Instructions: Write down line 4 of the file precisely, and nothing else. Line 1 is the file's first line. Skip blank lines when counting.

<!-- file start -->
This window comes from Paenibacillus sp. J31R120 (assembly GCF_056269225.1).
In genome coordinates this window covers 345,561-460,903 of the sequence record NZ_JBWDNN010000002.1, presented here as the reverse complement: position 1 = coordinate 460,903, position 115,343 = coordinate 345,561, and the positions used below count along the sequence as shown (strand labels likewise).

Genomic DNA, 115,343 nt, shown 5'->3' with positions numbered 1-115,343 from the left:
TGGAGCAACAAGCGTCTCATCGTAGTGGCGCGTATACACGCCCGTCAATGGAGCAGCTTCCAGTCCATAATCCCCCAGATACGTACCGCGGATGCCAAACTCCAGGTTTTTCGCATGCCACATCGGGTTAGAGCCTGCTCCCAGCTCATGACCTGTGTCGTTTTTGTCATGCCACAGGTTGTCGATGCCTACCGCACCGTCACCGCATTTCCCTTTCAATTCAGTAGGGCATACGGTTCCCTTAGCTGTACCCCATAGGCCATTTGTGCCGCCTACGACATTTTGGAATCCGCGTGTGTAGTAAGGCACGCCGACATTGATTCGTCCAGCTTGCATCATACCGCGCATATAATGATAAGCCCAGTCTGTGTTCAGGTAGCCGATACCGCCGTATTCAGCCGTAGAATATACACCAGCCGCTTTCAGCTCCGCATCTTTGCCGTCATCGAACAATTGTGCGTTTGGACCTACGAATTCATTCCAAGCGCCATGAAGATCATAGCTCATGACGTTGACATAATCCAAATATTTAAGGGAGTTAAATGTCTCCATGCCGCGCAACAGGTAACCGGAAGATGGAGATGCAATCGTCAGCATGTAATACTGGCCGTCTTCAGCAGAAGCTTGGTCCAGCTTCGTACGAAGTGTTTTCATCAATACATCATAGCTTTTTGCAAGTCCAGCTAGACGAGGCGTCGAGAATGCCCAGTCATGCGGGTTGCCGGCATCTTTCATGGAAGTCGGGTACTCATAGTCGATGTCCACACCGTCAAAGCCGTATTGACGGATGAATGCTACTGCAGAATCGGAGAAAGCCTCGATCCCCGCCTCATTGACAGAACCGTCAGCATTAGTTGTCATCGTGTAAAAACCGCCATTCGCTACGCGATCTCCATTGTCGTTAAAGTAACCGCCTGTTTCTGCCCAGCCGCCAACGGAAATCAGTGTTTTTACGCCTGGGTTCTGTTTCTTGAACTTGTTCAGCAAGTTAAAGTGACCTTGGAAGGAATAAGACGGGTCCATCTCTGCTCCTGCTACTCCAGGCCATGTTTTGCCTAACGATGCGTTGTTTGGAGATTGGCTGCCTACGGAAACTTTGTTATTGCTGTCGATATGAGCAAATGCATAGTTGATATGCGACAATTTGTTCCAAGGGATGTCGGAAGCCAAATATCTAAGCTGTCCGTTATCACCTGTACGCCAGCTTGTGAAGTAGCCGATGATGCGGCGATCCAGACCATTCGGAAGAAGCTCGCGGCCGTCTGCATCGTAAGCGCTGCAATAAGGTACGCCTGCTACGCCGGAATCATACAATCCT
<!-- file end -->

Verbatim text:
TGGAGCAACAAGCGTCTCATCGTAGTGGCGCGTATACACGCCCGTCAATGGAGCAGCTTCCAGTCCATAATCCCCCAGATACGTACCGCGGATGCCAAACTCCAGGTTTTTCGCATGCCACATCGGGTTAGAGCCTGCTCCCAGCTCATGACCTGTGTCGTTTTTGTCATGCCACAGGTTGTCGATGCCTACCGCACCGTCACCGCATTTCCCTTTCAATTCAGTAGGGCATACGGTTCCCTTAGCTGTACCCCATAGGCCATTTGTGCCGCCTACGACATTTTGGAATCCGCGTGTGTAGTAAGGCACGCCGACATTGATTCGTCCAGCTTGCATCATACCGCGCATATAATGATAAGCCCAGTCTGTGTTCAGGTAGCCGATACCGCCGTATTCAGCCGTAGAATATACACCAGCCGCTTTCAGCTCCGCATCTTTGCCGTCATCGAACAATTGTGCGTTTGGACCTACGAATTCATTCCAAGCGCCATGAAGATCATAGCTCATGACGTTGACATAATCCAAATATTTAAGGGAGTTAAATGTCTCCATGCCGCGCAACAGGTAACCGGAAGATGGAGATGCAATCGTCAGCATGTAATACTGGCCGTCTTCAGCAGAAGCTTGGTCCAGCTTCGTACGAAGTGTTTTCATCAATACATCATAGCTTTTTGCAAGTCCAGCTAGACGAGGCGTCGAGAATGCCCAGTCATGCGGGTTGCCGGCATCTTTCATGGAAGTCGGGTACTCATAGTCGATGTCCACACCGTCAAAGCCGTATTGACGGATGAATGCTACTGCAGAATCGGAGAAAGCCTCGATCCCCGCCTCATTGACAGAACCGTCAGCATTAGTTGTCATCGTGTAAAAACCGCCATTCGCTACGCGATCTCCATTGTCGTTAAAGTAACCGCCTGTTTCTGCCCAGCCGCCAACGGAAATCAGTGTTTTTACGCCTGGGTTCTGTTTCTTGAACTTGTTCAGCAAGTTAAAGTGACCTTGGAAGGAATAAGACGGGTCCATCTCTGCTCCTGCTACTCCAGGCCATGTTTTGCCTAACGATGCGTTGTTTGGAGATTGGCTGCCTACGGAAACTTTGTTATTGCTGTCGATATGAGCAAATGCATAGTTGATATGCGACAATTTGTTCCAAGGGATGTCGGAAGCCAAATATCTAAGCTGTCCGTTATCACCTGTACGCCAGCTTGTGAAGTAGCCGATGATGCGGCGATCCAGACCATTCGGAAGAAGCTCGCGGCCGTCTGCATCGTAAGCGCTGCAATAAGGTACGCCTGCTACGCCGGAATCATACAATCCT